However, if you really need to start a parallel task within a DbContextScope (e.g. to perform some out-of-band background processing independently from the outcome of the business transaction), then you must suppress the ambient context before starting the parallel task. Which you can easily do like this:

public void RandomServiceMethod()
{
    using (var dbContextScope = _dbContextScopeFactory.Create())
    {
        // Do some work that uses the ambient context
        [...]

        using (_dbContextScopeFactory.SuppressAmbientContext())
        {
            // Kick off parallel tasks that shouldn't be using the
            // ambient context here. E.g. create new threads,
            // enqueue work items on the ThreadPool or create 
            // TPL Tasks. 
            [...]
        }

        // The ambient context is available again here.
        // Can keep doing more work as usual.
        [...]

        dbContextScope.SaveChanges();
    }
}

Creating a non-nested DbContextScope

This is an advanced feature that I would expect most applications to never need. Tread carefully when using this as it can create tricky issues and quickly lead to a maintenance nightmare.

Sometimes, a service method may need to persist its changes to the underlying database regardless of the outcome of overall business transaction it may be part of. This would be the case if:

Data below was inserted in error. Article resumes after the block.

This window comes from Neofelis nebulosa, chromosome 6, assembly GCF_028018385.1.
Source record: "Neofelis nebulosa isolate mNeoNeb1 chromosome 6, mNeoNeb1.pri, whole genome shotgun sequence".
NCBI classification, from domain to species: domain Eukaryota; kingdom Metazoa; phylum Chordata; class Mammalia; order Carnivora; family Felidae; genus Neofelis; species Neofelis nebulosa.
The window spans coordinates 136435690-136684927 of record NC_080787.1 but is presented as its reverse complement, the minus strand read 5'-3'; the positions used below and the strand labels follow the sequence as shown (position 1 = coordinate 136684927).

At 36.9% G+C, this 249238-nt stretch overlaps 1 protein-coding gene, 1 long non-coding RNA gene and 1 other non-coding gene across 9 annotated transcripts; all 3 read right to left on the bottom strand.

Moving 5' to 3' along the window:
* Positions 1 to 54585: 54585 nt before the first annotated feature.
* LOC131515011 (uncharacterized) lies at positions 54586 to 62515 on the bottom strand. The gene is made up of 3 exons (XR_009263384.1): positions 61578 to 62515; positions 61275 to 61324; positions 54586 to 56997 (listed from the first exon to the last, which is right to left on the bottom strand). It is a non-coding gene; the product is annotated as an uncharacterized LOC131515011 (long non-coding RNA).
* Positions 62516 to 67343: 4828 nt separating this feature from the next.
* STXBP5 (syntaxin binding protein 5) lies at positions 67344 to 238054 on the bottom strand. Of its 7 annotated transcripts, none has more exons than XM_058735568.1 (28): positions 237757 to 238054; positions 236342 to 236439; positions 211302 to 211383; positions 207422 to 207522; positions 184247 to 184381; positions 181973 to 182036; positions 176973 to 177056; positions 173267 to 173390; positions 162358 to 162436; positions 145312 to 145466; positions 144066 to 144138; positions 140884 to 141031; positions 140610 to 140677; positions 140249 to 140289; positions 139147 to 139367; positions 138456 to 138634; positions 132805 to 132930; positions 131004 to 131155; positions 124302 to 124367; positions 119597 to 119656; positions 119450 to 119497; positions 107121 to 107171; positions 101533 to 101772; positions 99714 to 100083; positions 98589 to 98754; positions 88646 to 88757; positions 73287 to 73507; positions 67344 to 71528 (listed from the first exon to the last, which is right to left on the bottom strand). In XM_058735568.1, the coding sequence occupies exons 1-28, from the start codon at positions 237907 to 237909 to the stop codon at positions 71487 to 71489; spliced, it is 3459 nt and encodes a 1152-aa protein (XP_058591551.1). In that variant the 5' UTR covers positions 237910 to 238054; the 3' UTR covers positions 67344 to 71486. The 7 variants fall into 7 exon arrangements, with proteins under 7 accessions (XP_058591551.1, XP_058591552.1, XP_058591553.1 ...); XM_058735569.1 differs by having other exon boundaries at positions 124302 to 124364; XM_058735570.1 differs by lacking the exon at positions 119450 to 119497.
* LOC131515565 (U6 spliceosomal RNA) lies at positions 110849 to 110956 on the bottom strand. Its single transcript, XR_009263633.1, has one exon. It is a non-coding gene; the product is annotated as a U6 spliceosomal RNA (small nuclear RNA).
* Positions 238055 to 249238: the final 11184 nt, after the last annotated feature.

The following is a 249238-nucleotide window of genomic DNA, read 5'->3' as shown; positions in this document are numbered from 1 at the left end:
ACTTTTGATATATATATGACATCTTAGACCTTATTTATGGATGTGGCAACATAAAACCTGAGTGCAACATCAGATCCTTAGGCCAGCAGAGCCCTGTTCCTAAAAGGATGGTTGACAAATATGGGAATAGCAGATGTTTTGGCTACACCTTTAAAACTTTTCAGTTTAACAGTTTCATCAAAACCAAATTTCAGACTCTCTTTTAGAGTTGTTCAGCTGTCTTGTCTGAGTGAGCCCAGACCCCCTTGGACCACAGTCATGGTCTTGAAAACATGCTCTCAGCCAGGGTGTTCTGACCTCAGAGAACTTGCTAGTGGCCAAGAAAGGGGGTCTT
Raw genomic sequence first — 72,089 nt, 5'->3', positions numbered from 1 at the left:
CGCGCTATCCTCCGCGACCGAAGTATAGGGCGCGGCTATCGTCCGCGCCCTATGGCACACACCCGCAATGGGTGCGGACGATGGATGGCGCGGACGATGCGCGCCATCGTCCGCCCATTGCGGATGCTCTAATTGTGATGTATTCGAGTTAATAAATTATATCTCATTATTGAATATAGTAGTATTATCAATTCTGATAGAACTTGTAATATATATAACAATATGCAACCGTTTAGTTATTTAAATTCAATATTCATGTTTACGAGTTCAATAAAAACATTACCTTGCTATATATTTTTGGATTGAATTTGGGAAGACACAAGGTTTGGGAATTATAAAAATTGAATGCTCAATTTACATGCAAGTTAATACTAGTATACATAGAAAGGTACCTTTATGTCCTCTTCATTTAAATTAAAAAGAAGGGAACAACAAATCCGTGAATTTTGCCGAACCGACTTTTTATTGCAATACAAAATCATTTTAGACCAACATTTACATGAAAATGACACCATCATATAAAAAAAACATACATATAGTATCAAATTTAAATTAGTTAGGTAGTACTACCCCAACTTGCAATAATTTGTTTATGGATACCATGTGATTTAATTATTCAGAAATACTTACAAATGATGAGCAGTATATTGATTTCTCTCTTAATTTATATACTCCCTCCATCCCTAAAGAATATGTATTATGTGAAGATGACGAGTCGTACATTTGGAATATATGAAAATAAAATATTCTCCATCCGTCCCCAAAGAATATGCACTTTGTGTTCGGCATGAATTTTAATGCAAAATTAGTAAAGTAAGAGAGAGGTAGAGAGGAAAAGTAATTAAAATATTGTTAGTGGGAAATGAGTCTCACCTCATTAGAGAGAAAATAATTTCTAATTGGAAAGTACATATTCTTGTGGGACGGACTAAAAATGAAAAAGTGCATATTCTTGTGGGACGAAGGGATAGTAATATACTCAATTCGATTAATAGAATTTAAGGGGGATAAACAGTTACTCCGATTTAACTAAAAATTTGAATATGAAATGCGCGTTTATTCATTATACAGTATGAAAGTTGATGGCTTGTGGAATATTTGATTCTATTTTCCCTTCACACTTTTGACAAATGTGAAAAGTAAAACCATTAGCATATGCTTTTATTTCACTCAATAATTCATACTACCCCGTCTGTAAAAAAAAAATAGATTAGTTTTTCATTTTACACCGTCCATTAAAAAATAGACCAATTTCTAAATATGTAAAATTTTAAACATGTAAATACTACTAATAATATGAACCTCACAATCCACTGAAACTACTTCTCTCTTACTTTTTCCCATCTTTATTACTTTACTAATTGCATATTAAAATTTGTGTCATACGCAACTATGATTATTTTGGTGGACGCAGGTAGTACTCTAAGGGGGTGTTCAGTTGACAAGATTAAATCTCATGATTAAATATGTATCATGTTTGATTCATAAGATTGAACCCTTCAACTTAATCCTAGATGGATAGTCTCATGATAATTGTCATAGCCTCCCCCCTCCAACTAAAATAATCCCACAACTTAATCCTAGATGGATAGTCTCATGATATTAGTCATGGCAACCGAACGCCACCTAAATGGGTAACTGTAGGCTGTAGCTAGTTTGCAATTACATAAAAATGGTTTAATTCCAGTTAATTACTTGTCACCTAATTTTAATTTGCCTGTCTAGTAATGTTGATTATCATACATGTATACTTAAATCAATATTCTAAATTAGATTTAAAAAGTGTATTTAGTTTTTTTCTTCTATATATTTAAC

• It needs to record cross-cutting concern information that shouldn't be rolled-back even if the business transaction fails. A typical example would be logging or auditing records.
  • It needs to record the result of an operation that cannot be rolled back. A typical example would be service methods that interact with non-transactional remote services or APIs. E.g. if your service method uses the Facebook API to post a new status update on Facebook and then records the newly created status update in the local database, that record must be persisted even if the overall business transaction fails because of some other error occurring after the Facebook API call. The Facebook API isn't transactional - it's impossible to "rollback" a Facebook API call. The result of that API call should therefore never be rolled back.

In that case, you can pass a value of DbContextScopeOption.ForceCreateNew as the joiningOption parameter when creating a new DbContextScope. This will create a DbContextScope that will not join the ambient scope even if one exists:

public void RandomServiceMethod()
{
    using (var dbContextScope = _dbContextScopeFactory.Create(DbContextScopeOption.ForceCreateNew))
    {
        // We've created a new scope. Even if that service method
        // was called by another service method that has created its 
        // own DbContextScope, we won't be joining it. 
        // Our scope will create new DbContext instances and won't
        // re-use the DbContext instances that the parent scope uses.
        [...]

        // Since we've forced the creation of a new scope,
        // this call to SaveChanges() will persist
        // our changes regardless of whether or not the
        // parent scope (if any) saves its changes or rolls back.
        dbContextScope.SaveChanges();
    }
}